In 2006, he asked me to start writing with him at the Xpress and the City Paper, a gesture I know see as a great sign of respect and trust. He always tried to push me into being a better writer, something I’m not sure I ever filled out into, but he gave me the opportunity, at least, to feign being a professional writer. I keep thinking of the pull this man had on my life. He taught me how to examine my own tastes and dislikes and approach everything with an open mind. He taught me not only how to appreciate, but to understand why I appreciated. I fear the type of man I might be today if it weren’t for him, how terribly dull my life would be, the self-awareness I’d lack, the joy I’d have missed out on, the opportunities missed. But on top of this, and more importantly, he took care of me. I had a complicated relationship with my father, and Ken filled out that role for me in a lot of ways. He never expected repayment for any of this — how would it have been possible, even? He gave me more than I deserved, but he was always glad to do so.

Writing this, I worry I’ll miss an anecdote or a memory. I worry I won’t do the man justice. He has a wife and daughter who carry on without him, who he loved and cared for and who did the same for him. He had so many friends who wanted to see him healthy and happy. I want their voices to be heard. I worry mine isn’t enough, that this isn’t enough, that no one will understand. Ken’s health had been waning for years now, so slowly that I think we all just assumed he’d stick around forever. His passing was both expected — he’d been diagnosed with COPD for a few years now — but for it to come so suddenly is shocking. But as soon as news got out about Ken’s passing, I started to see the effect he had on so many people, people I both knew and didn’t. I got calls from old friends, texts and emails from people I hadn’t heard from in ages. I saw posts on social media from people I’d forgotten were so close to him, a wide swath of old coworkers and acquaintances, all diverse and different, who wanted to celebrate his life. I can’t think of anything better, honestly.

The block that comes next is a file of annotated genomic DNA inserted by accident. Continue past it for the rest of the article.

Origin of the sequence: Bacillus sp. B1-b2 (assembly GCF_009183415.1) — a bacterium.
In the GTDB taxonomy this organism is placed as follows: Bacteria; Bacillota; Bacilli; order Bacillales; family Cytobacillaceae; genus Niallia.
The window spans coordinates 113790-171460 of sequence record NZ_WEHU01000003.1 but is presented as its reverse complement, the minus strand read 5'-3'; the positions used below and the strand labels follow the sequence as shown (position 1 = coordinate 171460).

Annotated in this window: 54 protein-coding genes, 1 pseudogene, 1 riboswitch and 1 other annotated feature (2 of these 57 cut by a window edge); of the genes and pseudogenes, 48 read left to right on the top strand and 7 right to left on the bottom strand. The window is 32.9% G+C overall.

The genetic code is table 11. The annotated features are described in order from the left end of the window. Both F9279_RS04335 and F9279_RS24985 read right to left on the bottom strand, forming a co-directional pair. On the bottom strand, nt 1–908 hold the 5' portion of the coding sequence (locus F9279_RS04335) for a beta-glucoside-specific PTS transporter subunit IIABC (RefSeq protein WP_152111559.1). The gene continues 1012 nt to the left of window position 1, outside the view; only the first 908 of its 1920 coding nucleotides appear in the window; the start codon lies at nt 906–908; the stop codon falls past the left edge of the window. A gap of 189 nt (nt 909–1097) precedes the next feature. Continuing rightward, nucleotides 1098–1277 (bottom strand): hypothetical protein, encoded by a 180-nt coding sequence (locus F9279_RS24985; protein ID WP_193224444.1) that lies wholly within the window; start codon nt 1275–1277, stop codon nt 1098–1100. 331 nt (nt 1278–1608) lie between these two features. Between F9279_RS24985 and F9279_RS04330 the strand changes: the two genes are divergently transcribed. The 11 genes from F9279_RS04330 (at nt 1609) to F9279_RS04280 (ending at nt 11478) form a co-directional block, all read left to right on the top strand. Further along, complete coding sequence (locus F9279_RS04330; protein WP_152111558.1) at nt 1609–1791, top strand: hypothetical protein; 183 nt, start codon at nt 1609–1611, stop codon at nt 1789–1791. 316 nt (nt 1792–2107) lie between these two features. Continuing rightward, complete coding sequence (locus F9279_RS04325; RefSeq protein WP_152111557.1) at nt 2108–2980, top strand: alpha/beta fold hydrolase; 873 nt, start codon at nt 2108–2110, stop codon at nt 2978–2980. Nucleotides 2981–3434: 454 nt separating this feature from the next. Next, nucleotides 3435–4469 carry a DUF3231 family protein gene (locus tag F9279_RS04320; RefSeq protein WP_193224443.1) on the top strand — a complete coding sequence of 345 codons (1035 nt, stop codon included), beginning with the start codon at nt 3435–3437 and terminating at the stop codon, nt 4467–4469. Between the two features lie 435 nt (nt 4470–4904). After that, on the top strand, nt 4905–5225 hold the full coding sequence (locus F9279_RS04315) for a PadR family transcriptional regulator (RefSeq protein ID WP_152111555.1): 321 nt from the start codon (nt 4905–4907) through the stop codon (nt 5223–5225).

Due to my own personal life and the way things had unwound in the way they’re wont to do, I’d lost contact with Ken over the past year, slowly pulling back from the film society in Asheville and reviewing for the Xpress, from calling him or emailing him as much as I once did. I never talked to him about why this was happening, because it’s always been easier for me to recede into myself than to disappoint him, though I know full well he’d have listened and helped me in anyway he could. He always did. I saw him for the last time a few weeks ago at the movies — of course at a movie theater, always a movie theater. It’d been months, maybe, since we’d been face-to-face, and there was no great reveal, nothing cathartic here, because life, unfortunately, is not a film; it is rarely profound, the mysteries remain shrouded, the killer gets away, and you never say the right thing at the right time. But that final night he was in good spirits. We joked and made snide comments back and forth and chatted about movies, and it honestly felt how it always did with us, all those years gone by. And I’ll happily take that. I wish it was more, but I’ll take it.